By Lucy Wilson
Walking to the Opening of The Unconformity Project at LARQ (Landscape Art Research Queenstown) run by Raymond Arnold, I caught sight of Mount Mother Lyell in the late afternoon light. Spectacular. The sun was illuminating the bare rocky surface, which glowed through its weather washed patina. I soon learnt in the exhibition speeches about ‘the Western Feeling’.
It was in The Unconformity Project that geology and art came together. Where the movement of human endeavour above and below the surface of the earth encountered the natural and mysterious movement of rocks below. Vivid connections were made by artists Tim Chatwin, Julian Cooper, Ruth Johnstone and Jan Senbergs in a four part exhibition.
The art of gathering – in this instance gathering rocks, artists, place and time together – is another art form for Raymond Arnold. The project in some way emulated the phenomenon of geological Unconformity by presenting a rare artistical feature, showing artists' work from different eras and different perspectives and in varying forms, yet all drawn together by the unlayering of rock in Tasmania. Cuts of history and rock intrigue taught us about the deeper layers of Queenstown and our own relationship with the underground.
Julian Cooper painted Philosopher’s Ridge and features found in walls of rock like sliding pillars and ‘benches’. He lives in England and comes from a lineage of British landscape painters. Raymond Arnold has been following his work for over twenty years and invited him to be LARQ’s 2011 Artist in Residence to spend time painting the mines and mountains around Queenstown. He accepted and it seems the gathering of these two artists has chemistry as exciting as the union of unconformity rock. They share, in Julian’s words to Raymond, “the ambition of extending the idea of `landscape’, to encompass human interventions and extractions … acknowledging that we as humans are inextricably part of `nature’, and more and more a governing factor on the behaviour of its processes in terms of climate, geology, and life forms.”
Raymond describes Julian’s paintings as “direct and intimate”. Julian has painted all his life with a focus on landscape and rocky mountains, including a pilgrimage to Tibet’s sacred Mount Kailash. Yet he had never before used the colours or range of palette he found in Western Tasmania. Recently he’s been exploring a contemporary language for painting mountain and rock, and in his Queenstown work he found it. He uses long brushes so he paints with his whole body and has such a high level of skill and freedom that he creates fearlessly contemporary and spirited works. They’re deeply honest paintings. He paints the rock as it is, but in a way that I haven’t seen before; this has influenced the way I now look at the rock and opened my eyes and appreciation in a new way. As we drove out of Queenstown, past the cut in the rock for the road, I could `see’ Julian’s paintings.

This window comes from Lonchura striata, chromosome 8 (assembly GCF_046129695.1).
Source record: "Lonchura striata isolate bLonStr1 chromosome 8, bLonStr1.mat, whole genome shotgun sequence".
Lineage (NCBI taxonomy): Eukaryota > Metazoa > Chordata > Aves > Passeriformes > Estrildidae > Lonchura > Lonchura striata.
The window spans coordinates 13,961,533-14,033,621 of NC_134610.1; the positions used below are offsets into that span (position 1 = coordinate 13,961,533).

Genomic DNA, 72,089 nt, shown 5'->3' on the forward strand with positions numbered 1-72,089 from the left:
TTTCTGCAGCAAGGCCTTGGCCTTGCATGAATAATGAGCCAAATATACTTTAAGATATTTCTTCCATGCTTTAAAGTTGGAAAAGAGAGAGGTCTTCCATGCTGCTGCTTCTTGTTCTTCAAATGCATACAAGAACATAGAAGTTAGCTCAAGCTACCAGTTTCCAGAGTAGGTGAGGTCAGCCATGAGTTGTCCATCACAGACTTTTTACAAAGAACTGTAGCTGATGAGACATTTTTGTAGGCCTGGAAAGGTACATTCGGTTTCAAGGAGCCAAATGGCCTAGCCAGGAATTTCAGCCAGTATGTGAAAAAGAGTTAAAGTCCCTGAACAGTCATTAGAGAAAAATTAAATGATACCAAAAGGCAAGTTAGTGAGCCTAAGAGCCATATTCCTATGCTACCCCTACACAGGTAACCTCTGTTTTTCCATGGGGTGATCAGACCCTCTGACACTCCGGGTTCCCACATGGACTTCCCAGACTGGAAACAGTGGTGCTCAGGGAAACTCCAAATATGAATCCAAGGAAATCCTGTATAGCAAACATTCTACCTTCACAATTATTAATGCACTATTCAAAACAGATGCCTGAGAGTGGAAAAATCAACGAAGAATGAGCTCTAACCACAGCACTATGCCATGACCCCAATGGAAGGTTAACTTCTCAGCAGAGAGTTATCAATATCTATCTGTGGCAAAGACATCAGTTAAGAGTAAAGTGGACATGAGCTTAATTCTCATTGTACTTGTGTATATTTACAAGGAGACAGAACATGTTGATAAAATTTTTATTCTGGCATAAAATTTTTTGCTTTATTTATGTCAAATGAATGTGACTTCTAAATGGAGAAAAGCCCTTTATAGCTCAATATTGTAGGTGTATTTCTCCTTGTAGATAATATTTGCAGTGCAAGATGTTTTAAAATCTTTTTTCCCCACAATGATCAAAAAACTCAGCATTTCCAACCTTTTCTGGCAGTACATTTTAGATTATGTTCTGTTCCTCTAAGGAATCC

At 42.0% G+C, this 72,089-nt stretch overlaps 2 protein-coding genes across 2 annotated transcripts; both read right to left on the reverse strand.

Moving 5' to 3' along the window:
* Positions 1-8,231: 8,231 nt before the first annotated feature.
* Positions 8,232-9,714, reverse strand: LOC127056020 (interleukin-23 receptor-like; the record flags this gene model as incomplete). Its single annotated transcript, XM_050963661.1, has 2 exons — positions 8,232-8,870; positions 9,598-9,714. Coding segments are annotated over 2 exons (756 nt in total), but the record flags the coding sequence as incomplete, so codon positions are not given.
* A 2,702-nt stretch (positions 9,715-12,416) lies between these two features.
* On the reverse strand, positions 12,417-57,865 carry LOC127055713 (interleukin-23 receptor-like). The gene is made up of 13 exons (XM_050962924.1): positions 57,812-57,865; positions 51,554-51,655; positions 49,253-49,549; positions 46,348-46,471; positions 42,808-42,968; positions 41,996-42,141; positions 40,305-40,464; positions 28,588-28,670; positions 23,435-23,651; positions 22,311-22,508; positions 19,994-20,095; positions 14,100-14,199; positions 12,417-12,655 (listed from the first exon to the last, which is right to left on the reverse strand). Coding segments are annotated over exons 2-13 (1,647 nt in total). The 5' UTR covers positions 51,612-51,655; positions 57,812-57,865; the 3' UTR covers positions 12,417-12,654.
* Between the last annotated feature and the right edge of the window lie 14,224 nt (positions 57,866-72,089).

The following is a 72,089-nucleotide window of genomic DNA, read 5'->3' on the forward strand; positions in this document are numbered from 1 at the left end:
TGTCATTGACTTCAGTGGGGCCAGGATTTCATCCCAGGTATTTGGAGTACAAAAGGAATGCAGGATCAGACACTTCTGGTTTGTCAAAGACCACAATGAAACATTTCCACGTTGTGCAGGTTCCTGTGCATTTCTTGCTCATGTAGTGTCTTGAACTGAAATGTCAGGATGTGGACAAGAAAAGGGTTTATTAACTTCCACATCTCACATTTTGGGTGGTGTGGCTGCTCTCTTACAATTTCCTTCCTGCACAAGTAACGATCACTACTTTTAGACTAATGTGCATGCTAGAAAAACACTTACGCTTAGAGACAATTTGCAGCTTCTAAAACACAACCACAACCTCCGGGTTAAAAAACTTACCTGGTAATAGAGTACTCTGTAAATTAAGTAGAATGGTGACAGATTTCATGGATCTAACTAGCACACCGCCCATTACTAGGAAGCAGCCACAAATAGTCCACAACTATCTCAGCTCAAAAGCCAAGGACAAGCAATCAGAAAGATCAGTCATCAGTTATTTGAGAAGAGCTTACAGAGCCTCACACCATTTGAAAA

Tim Chatwin’s paintings of the Beaconsfield mine instantly stirred my memory of its relatively recent disaster, which flashed all over the world with the speed, breadth and width of global media. It was before iPhone technology, which has catapulted us ever further into instant touch screen communication, but was a far cry from the scramble for telegrams that jammed the wires and broadsheets of a hundred years ago during the Mount Lyell mine disaster. Both disasters had panic, fear, jubilation for the survivors and grief for the dead. I confess that in the limited time to do everything in the festival the gallery doors to Tim’s exhibition were unfortunately closed when I got there so I pressed my face against the window to look at images of fluorescent mining clothes hanging on hooks and other underground scenes. In his exhibition notes Tim writes about the vertigo of experiencing ‘deep’ time by going underground on a spiralling descent through mining cuts, with rocks over 400million years old.
There were two exhibits at the Mt Lyell General Manager’s Office, which attracted lots of people wanting a sticky-beak at an otherwise closed-door environment. Melbourne artist Dr Ruth Johnstone has been an artist in residence with LARQ and focused on Robert Sticht who was the Manager of the mine at the time of the disaster. In his office her installation Mining the Archive showed his avid passion for collecting prints, including valuable Durer woodcuts and Rembrandts now held in the National Gallery of Victoria. With extensive research Ruth had created a literal rendition of Sticht’s opulent manager’s house figuratively at the top of the mine with a noisy mechanism carrying messages and ore up and down. I would have liked to linger over the hundreds of copied prints, but the whirring of the mechanism grated on my tired nerves, so I moved on.
Painter Jan Senbergs spent time in Queenstown in the early 1980’s when the Franklin Dam controversy was in full swing. (Interestingly it was due to the innovations of the Mount Lyell Mining Company that the Hydro Electric Commission was established in Western Tasmania with the Lake Margaret power scheme, which still exists today.) It was important to see earlier artistic responses and depictions of the mine and Queenstown landscape. His drawing/note book was open and a few impressive large canvases painted with a dark palette had temporarily returned to their source for the festival, including The crib room where miners have a break and rest, depicted as a symmetrical scene with candles and underground shafts and activity.
The crowd at the LARQ Combined Exhibition Opening spilled out onto the street, encompassing the ever-changing light and colour of the surrounding hills.